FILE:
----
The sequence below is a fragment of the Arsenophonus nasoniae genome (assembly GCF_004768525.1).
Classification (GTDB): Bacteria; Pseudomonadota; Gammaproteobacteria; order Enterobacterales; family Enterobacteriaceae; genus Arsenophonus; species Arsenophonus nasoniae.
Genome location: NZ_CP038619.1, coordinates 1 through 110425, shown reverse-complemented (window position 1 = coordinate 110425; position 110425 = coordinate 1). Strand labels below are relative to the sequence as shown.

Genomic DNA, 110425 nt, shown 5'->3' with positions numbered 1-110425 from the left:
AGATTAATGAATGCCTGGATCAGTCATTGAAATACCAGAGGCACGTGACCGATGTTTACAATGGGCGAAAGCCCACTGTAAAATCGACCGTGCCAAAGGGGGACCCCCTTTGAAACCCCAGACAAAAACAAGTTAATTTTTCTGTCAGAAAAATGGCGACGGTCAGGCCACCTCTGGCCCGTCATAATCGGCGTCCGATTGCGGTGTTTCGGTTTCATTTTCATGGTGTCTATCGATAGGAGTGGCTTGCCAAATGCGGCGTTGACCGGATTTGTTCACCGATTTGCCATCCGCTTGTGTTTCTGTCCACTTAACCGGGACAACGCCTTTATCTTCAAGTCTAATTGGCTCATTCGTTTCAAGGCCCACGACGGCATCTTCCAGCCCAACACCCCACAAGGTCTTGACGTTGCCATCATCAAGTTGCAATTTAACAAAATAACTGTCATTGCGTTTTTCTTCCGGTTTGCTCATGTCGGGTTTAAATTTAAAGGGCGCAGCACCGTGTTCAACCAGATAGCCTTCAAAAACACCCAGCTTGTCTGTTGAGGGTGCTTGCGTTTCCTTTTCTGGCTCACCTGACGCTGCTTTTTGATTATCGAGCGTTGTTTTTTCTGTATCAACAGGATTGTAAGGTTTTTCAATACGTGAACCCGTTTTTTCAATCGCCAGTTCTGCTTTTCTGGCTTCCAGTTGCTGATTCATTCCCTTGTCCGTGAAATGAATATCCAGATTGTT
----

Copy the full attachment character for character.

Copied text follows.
The sequence below is a fragment of the Arsenophonus nasoniae genome (assembly GCF_004768525.1).
Classification (GTDB): Bacteria; Pseudomonadota; Gammaproteobacteria; order Enterobacterales; family Enterobacteriaceae; genus Arsenophonus; species Arsenophonus nasoniae.
Genome location: NZ_CP038619.1, coordinates 1 through 110425, shown reverse-complemented (window position 1 = coordinate 110425; position 110425 = coordinate 1). Strand labels below are relative to the sequence as shown.

Genomic DNA, 110425 nt, shown 5'->3' with positions numbered 1-110425 from the left:
AGATTAATGAATGCCTGGATCAGTCATTGAAATACCAGAGGCACGTGACCGATGTTTACAATGGGCGAAAGCCCACTGTAAAATCGACCGTGCCAAAGGGGGACCCCCTTTGAAACCCCAGACAAAAACAAGTTAATTTTTCTGTCAGAAAAATGGCGACGGTCAGGCCACCTCTGGCCCGTCATAATCGGCGTCCGATTGCGGTGTTTCGGTTTCATTTTCATGGTGTCTATCGATAGGAGTGGCTTGCCAAATGCGGCGTTGACCGGATTTGTTCACCGATTTGCCATCCGCTTGTGTTTCTGTCCACTTAACCGGGACAACGCCTTTATCTTCAAGTCTAATTGGCTCATTCGTTTCAAGGCCCACGACGGCATCTTCCAGCCCAACACCCCACAAGGTCTTGACGTTGCCATCATCAAGTTGCAATTTAACAAAATAACTGTCATTGCGTTTTTCTTCCGGTTTGCTCATGTCGGGTTTAAATTTAAAGGGCGCAGCACCGTGTTCAACCAGATAGCCTTCAAAAACACCCAGCTTGTCTGTTGAGGGTGCTTGCGTTTCCTTTTCTGGCTCACCTGACGCTGCTTTTTGATTATCGAGCGTTGTTTTTTCTGTATCAACAGGATTGTAAGGTTTTTCAATACGTGAACCCGTTTTTTCAATCGCCAGTTCTGCTTTTCTGGCTTCCAGTTGCTGATTCATTCCCTTGTCCGTGAAATGAATATCCAGATTGTT